Canada's job recovery will reflect growing divergence between resource and export sectors: Don Pittis
Bank of Canada governor Stephen Poloz says rebuilding Canadian economy might be a 5-year healing process
"The chart between oil and the Canadian dollar looks like a pair of train tracks," said Bank of Canada governor Stephen Poloz in Ottawa Thursday.
As Poloz was speaking, fears of a meltdown in China, one of the world's biggest resource consumers, was sending Canada's commodities-heavy stock index to a bear market close.
The governor's folksy description of oil and loonie plunging in perfect parallel was in sharp contrast to what he sees as the result of that plunge: a sharp divergence, not just between the U.S. and Canadian economies but between Canada's shrinking oil and resources sector and a recovery in other parts of the economy.
That double divergence is expected to show up in the jobs market — and the recovery won't be quick.
- TSX in bear market as China fears grow
- Stephen Poloz says divergent monetary policy may see loonie lower
- Loonie hits lowest level since 2003 as Canadian oil trades below $20 US a barrel
Despite the new gloom that accompanied the global market tumble, Poloz said, there is already evidence of what he called a "solid U.S. economic expansion." This week, an independent payroll survey showed the private sector created 257,000 jobs in December, the most in 12 months.
On Friday, Statistics Canada said Canada's economy added an unexpected 23,000 jobs in December but almost all of them were in one province — Ontario.
Alberta and many other provinces lost ground, something that underscores a growing gap within the country: As energy prices fall from low to low, we are seeing what Maclean's magazine this week called the death of the Alberta dream.
"The unemployment rate in the energy-intensive provinces has risen by more than two per cent since November 2014," Poloz said.
During the same period, he said, the jobless rate has remained unchanged for the rest of the country.
Our chief central banker says he can do nothing about the world price of oil, but as commodity prices crash worldwide, there is some small comfort for Canadian producers. The parallel plunge in the loonie reduces the Canadian costs of doing business here. Yet oil remains priced in U.S. dollars, reducing some of the pain.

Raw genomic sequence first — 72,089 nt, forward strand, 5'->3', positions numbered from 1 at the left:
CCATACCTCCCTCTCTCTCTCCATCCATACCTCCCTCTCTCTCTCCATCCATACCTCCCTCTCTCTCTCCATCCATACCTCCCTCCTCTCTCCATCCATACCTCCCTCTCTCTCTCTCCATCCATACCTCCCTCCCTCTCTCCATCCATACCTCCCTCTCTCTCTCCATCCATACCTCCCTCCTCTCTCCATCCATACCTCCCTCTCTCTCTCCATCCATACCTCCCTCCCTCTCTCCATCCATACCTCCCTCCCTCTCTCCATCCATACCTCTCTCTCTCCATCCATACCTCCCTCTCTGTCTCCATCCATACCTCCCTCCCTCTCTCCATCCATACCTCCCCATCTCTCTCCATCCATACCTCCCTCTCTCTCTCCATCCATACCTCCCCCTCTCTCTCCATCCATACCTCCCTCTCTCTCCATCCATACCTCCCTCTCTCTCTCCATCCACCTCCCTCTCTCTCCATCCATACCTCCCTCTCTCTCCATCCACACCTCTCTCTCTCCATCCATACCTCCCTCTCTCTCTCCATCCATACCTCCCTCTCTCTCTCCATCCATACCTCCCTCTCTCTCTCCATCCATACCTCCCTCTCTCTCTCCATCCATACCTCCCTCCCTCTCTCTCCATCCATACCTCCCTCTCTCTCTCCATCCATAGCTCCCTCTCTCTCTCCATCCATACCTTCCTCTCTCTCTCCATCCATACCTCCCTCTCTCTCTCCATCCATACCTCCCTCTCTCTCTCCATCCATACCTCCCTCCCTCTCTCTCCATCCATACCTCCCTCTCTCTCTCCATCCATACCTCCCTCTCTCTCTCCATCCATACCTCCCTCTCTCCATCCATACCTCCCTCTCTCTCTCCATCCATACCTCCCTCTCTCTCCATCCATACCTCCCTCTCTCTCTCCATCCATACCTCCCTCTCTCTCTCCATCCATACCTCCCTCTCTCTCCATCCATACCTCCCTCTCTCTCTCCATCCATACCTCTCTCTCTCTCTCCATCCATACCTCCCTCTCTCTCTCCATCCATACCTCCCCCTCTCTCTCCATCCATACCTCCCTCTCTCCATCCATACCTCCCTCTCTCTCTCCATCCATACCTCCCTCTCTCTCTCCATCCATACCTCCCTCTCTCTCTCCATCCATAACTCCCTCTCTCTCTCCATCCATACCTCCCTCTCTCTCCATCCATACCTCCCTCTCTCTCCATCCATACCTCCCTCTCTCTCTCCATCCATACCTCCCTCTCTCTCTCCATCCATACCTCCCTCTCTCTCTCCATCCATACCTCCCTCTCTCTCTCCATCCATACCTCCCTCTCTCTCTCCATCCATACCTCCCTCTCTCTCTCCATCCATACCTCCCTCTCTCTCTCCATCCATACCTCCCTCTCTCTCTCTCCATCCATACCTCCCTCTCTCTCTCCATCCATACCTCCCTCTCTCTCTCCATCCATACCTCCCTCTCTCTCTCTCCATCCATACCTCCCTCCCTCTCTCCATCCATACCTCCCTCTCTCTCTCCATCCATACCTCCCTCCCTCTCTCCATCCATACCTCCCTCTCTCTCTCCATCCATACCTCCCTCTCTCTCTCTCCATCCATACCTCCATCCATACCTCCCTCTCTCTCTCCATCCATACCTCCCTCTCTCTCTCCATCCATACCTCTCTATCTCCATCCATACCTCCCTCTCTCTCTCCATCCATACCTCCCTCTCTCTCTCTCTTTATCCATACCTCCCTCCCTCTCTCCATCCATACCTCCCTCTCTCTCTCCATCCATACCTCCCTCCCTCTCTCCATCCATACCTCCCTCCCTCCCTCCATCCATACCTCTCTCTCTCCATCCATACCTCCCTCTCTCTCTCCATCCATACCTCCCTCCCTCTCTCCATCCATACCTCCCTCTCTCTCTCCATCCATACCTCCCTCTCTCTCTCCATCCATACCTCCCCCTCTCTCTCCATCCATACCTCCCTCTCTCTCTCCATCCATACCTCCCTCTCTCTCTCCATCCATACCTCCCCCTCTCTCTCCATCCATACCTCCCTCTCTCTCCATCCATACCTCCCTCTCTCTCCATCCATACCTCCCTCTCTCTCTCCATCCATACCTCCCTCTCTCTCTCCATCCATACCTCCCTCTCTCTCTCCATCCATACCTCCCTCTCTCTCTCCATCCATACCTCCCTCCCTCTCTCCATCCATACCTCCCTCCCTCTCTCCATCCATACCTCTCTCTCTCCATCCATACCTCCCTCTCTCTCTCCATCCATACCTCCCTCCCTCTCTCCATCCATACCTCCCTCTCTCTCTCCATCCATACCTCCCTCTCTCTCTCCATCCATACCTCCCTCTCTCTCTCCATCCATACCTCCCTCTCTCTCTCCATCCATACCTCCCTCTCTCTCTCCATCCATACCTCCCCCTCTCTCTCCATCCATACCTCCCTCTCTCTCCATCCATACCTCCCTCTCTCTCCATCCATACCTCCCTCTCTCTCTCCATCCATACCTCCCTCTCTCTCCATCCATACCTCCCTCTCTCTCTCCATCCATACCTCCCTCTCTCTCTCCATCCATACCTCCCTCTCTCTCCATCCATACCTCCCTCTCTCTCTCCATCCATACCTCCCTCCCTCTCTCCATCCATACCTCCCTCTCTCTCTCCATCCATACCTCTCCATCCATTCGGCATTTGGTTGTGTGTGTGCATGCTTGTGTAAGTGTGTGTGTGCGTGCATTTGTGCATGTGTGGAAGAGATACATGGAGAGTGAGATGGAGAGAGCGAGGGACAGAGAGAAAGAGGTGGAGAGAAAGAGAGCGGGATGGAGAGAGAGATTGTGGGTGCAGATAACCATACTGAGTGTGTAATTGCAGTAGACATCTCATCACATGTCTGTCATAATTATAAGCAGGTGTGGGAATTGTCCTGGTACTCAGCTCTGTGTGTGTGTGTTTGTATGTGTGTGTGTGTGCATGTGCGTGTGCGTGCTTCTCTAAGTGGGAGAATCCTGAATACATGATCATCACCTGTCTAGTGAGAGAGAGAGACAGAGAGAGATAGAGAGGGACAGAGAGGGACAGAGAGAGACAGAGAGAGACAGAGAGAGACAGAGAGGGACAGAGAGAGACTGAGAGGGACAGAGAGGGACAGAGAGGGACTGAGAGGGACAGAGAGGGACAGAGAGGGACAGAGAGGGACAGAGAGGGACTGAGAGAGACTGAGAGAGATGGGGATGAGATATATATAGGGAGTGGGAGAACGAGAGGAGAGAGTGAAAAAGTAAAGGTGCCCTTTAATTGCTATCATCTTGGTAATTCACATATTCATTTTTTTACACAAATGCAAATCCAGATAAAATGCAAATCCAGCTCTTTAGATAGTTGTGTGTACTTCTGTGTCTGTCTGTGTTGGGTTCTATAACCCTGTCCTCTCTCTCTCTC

For the nation as a whole, there is a second consolation, but it isn't as soothing to the oil-producing provinces. In fact, speaking to an Ottawa audience, Poloz perhaps unintentionally framed it in a way that made it seem Alberta's loss was everyone else's gain, and vice versa.
Recovery 'buried in the data'
"During the last 10 years or so, we've lost close to 10,000 manufacturing exporting firms," said Poloz. "But at the time, that was replaced by new jobs in the energy sector. Now, we expect the reverse to happen."
Poloz insists the low loonie is already sparking a realignment as the country's growth engine shifts from the commodities sector to the non-commodities part of the economy but says the gains are "buried in the data" as losses hit so many different companies with links to the energy and commodity sectors.
Just as the destruction of the non-resource sector happened over a decade, this recovery will also be measured in years — even with the low loonie. The new divergence within the Canadian economy can be compared to a slow healing process after a major injury, which could take up to five years, Poloz said.
And that healing process could be prolonged by another big shock.
Growing China fears
Enter the growing crisis in China that international financier George Soros, who made his fortune betting against the British pound in a previous crisis, has called an echo of the global crash of seven years ago.
"China has a major adjustment problem," said Soros at an economic conference in Sri Lanka.. "I would say it amounts to a crisis. When I look at the financial markets, there is a serious challenge which reminds me of the crisis we had in 2008."
Back then, few predicted that a U.S. meltdown, based on over-valued house prices, would sweep around the world. It's not clear whether a similar meltdown based on an over-heated Chinese economy would have as wide an impact.
But a serious disruption in China's economy will have ripples that reach far beyond Canada's resource sector. By hurting export markets around the world, damaging financial markets in ways we cannot yet understand, it could also send Canada's industrial export recovery far off track.
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